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Illustration: Aïda Amer/Axios

The 448-page redacted Mueller report that was released Thursday is a sprawling document based on hundreds of witness interviews and thousands of subpoenas — and its deeply sourced conclusions have already been subject to spin attempts from President Trump's legal team and administration as well as congressional Democrats.

What you need to know: The report largely refrains from making any grand, sweeping conclusions about Trump's conduct — especially on possible obstruction of justice, where Mueller's investigators made a point of not absolving him completely. It's not a great outcome for the president — but it also doesn't seem to contain any unexpected bombshells that might end his presidency, either.

1. The report doesn't find that Trump obstructed justice, but it also specifically doesn't exonerate him.

  • Mueller's team compiled 10 different episodes where Trump may have potentially committed obstruction of justice.
  • The report sets out from the start that the investigation accepted the Justice Department's Office of Legal Counsel's 2000 conclusion that a sitting president could not be charged or indicted with a crime. But it also notes that it "recognized that a federal criminal accusation against a sitting President would place burdens on the President's capacity to govern and potentially preempt constitutional processes for addressing presidential misconduct."
  • The final words of the document are most telling: "Accordingly, while this report does not conclude that the President committed a crime, it also does not exonerate him."

2. There was always a reason the potential episodes of obstruction of justice were inconclusive.

  • For example, the report says Trump told then-White House Communications director Hope Hicks and others not to disclose information about the 2016 Trump Tower meeting between top campaign officials and a Russian attorney. But Mueller wrote that "the evidence does not establish" that Trump was specifically trying to prevent Mueller's team or Congress from obtaining the emails setting up the meeting — which is the only way his actions could have been considered obstruction.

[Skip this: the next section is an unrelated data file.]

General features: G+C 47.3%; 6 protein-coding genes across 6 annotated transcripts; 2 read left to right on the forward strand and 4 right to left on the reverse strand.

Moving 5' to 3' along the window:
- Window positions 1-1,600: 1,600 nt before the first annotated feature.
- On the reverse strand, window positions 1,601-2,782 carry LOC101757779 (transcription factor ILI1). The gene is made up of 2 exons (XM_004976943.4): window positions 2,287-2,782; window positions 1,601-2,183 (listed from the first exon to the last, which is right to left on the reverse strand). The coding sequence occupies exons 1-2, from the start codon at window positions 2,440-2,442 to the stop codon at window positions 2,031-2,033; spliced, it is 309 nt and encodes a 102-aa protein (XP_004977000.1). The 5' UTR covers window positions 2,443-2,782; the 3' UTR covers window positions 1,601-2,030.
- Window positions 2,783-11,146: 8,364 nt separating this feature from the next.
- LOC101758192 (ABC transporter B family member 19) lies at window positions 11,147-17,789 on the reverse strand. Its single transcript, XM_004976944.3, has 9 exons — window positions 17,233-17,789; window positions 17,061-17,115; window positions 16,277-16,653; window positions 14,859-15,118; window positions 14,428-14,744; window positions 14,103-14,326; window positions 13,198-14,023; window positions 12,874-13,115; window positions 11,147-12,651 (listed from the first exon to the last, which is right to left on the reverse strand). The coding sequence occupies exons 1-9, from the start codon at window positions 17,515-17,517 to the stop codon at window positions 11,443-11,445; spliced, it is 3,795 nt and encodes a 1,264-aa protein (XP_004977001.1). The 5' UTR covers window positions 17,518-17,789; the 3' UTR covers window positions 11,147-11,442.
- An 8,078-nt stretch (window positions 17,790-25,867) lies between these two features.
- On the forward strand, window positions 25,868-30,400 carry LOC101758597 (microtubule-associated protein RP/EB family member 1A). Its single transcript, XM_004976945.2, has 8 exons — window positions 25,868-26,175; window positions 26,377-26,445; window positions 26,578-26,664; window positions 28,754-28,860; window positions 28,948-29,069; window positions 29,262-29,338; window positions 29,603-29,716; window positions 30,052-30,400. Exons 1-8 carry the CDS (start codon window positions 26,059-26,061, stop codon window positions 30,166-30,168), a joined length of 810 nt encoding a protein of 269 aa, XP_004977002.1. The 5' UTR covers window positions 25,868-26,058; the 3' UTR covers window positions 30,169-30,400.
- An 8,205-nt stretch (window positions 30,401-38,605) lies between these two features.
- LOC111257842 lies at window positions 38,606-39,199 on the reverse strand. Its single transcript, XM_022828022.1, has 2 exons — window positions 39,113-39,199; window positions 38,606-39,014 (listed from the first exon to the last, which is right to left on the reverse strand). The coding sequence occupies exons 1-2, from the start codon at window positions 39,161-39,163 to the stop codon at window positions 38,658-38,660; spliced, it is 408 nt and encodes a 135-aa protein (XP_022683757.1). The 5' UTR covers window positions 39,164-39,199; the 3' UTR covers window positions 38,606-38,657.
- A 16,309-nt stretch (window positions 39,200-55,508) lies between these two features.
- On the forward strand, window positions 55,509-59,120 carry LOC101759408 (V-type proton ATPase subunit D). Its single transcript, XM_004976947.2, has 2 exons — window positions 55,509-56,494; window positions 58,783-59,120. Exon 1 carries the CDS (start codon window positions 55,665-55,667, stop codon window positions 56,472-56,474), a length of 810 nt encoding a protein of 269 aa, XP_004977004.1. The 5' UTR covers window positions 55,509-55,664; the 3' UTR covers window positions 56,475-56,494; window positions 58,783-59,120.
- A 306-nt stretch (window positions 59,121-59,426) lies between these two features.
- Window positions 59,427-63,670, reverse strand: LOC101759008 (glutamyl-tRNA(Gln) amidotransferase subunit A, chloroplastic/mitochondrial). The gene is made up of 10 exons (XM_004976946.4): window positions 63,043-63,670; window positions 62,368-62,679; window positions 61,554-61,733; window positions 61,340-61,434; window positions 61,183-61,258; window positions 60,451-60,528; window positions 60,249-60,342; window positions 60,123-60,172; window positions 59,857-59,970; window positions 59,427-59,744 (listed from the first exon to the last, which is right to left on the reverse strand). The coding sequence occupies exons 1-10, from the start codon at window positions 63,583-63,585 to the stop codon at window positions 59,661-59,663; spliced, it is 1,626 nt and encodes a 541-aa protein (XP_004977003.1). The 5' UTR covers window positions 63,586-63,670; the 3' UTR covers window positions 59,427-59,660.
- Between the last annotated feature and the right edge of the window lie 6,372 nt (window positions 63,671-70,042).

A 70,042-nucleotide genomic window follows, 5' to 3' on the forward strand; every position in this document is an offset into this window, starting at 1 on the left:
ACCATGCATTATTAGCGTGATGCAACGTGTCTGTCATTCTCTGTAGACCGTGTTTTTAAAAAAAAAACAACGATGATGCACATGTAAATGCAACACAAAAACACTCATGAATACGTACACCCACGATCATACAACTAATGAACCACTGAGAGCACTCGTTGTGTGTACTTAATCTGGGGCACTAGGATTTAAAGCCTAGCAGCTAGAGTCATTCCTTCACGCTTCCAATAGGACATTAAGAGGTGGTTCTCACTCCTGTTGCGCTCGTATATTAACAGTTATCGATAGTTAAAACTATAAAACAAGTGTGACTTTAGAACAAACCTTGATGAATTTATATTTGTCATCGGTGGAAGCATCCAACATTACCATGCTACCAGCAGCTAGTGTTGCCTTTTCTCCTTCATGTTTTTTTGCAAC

3. Many of Trump's potential efforts to obstruct the investigations against him failed after staffers rebuffed him.

  • Mueller's team found "multiple acts by the President that were capable of exerting undue influence over law enforcement investigations, including the Russian-interference and obstruction investigations."
  • The report specifically cites one-on-one meetings between Trump and top-level staffers where the president directed them to curtail investigations. For example, he asked then-White House counsel Don McGahn to have Mueller fired and requested that former staffer Corey Lewandowski ask then-Attorney General Jeff Sessions to limit the scope of the Russia investigation.
  • The investigation ultimately found that Trump's efforts to influence it "were mostly unsuccessful, but that is largely because the persons who surrounded the President declined to carry out orders or accede to his requests."

4. Congress can still act against Trump on obstruction charges.

  • Mueller might have punted on concluding whether or not Trump committed obstruction of justice, but he leaves the door open for Congress to do so, writing that it "can validly regulate the President's exercise of official duties to prohibit actions motivated by a corrupt intent to obstruct justice."
  • That section of the report contains a lengthy constitutional analysis arguing that a congressional move against Trump wouldn't undermine his executive power outlined under Article II.

5. Mueller's team wasn't happy with Trump's written responses — and wanted an in-person interview — but ultimately believed their other sourcing was enough.

  • Upon receiving Trump's written answers in late 2018, Mueller's team notified Trump's lawyers that they were insufficient, saying "that the President stated on more than 30 occasions that he 'does not recall' or 'remember' or have an 'independent recollection' of information called for by the questions."